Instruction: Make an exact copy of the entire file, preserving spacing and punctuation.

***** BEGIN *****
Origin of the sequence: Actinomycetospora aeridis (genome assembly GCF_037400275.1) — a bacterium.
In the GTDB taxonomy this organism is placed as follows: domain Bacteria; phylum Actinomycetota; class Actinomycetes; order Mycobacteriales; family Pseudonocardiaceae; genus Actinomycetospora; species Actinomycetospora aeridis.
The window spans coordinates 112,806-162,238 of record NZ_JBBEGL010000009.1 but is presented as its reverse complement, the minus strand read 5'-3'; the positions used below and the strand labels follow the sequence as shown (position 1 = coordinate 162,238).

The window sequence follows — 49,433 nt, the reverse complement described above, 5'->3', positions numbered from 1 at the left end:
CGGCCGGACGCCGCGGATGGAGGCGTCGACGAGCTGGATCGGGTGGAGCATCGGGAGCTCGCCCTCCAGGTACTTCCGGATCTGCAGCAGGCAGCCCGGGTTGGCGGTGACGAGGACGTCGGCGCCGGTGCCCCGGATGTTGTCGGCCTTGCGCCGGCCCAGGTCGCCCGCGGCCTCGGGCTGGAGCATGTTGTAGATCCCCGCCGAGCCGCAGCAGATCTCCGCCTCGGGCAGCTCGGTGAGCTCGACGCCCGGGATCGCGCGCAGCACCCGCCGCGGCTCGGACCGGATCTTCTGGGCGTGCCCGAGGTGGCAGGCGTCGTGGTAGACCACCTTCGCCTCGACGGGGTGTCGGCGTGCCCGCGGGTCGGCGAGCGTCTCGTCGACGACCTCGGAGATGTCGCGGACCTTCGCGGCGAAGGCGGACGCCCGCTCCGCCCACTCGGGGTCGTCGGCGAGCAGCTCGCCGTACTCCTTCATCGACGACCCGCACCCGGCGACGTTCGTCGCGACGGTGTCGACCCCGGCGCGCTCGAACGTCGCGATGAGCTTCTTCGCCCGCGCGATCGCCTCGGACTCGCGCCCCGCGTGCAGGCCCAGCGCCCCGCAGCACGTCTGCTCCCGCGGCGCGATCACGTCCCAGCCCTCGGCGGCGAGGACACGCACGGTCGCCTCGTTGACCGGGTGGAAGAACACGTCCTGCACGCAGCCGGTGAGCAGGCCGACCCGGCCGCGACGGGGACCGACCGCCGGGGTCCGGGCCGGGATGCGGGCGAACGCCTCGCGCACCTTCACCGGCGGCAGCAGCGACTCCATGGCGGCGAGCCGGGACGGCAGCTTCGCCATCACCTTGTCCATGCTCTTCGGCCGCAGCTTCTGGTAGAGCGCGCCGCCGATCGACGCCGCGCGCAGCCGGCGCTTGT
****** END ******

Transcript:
Origin of the sequence: Actinomycetospora aeridis (genome assembly GCF_037400275.1) — a bacterium.
In the GTDB taxonomy this organism is placed as follows: domain Bacteria; phylum Actinomycetota; class Actinomycetes; order Mycobacteriales; family Pseudonocardiaceae; genus Actinomycetospora; species Actinomycetospora aeridis.
The window spans coordinates 112,806-162,238 of record NZ_JBBEGL010000009.1 but is presented as its reverse complement, the minus strand read 5'-3'; the positions used below and the strand labels follow the sequence as shown (position 1 = coordinate 162,238).

The window sequence follows — 49,433 nt, the reverse complement described above, 5'->3', positions numbered from 1 at the left end:
CGGCCGGACGCCGCGGATGGAGGCGTCGACGAGCTGGATCGGGTGGAGCATCGGGAGCTCGCCCTCCAGGTACTTCCGGATCTGCAGCAGGCAGCCCGGGTTGGCGGTGACGAGGACGTCGGCGCCGGTGCCCCGGATGTTGTCGGCCTTGCGCCGGCCCAGGTCGCCCGCGGCCTCGGGCTGGAGCATGTTGTAGATCCCCGCCGAGCCGCAGCAGATCTCCGCCTCGGGCAGCTCGGTGAGCTCGACGCCCGGGATCGCGCGCAGCACCCGCCGCGGCTCGGACCGGATCTTCTGGGCGTGCCCGAGGTGGCAGGCGTCGTGGTAGACCACCTTCGCCTCGACGGGGTGTCGGCGTGCCCGCGGGTCGGCGAGCGTCTCGTCGACGACCTCGGAGATGTCGCGGACCTTCGCGGCGAAGGCGGACGCCCGCTCCGCCCACTCGGGGTCGTCGGCGAGCAGCTCGCCGTACTCCTTCATCGACGACCCGCACCCGGCGACGTTCGTCGCGACGGTGTCGACCCCGGCGCGCTCGAACGTCGCGATGAGCTTCTTCGCCCGCGCGATCGCCTCGGACTCGCGCCCCGCGTGCAGGCCCAGCGCCCCGCAGCACGTCTGCTCCCGCGGCGCGATCACGTCCCAGCCCTCGGCGGCGAGGACACGCACGGTCGCCTCGTTGACCGGGTGGAAGAACACGTCCTGCACGCAGCCGGTGAGCAGGCCGACCCGGCCGCGACGGGGACCGACCGCCGGGGTCCGGGCCGGGATGCGGGCGAACGCCTCGCGCACCTTCACCGGCGGCAGCAGCGACTCCATGGCGGCGAGCCGGGACGGCAGCTTCGCCATCACCTTGTCCATGCTCTTCGGCCGCAGCTTCTGGTAGAGCGCGCCGCCGATCGACGCCGCGCGCAGCCGGCGCTTGT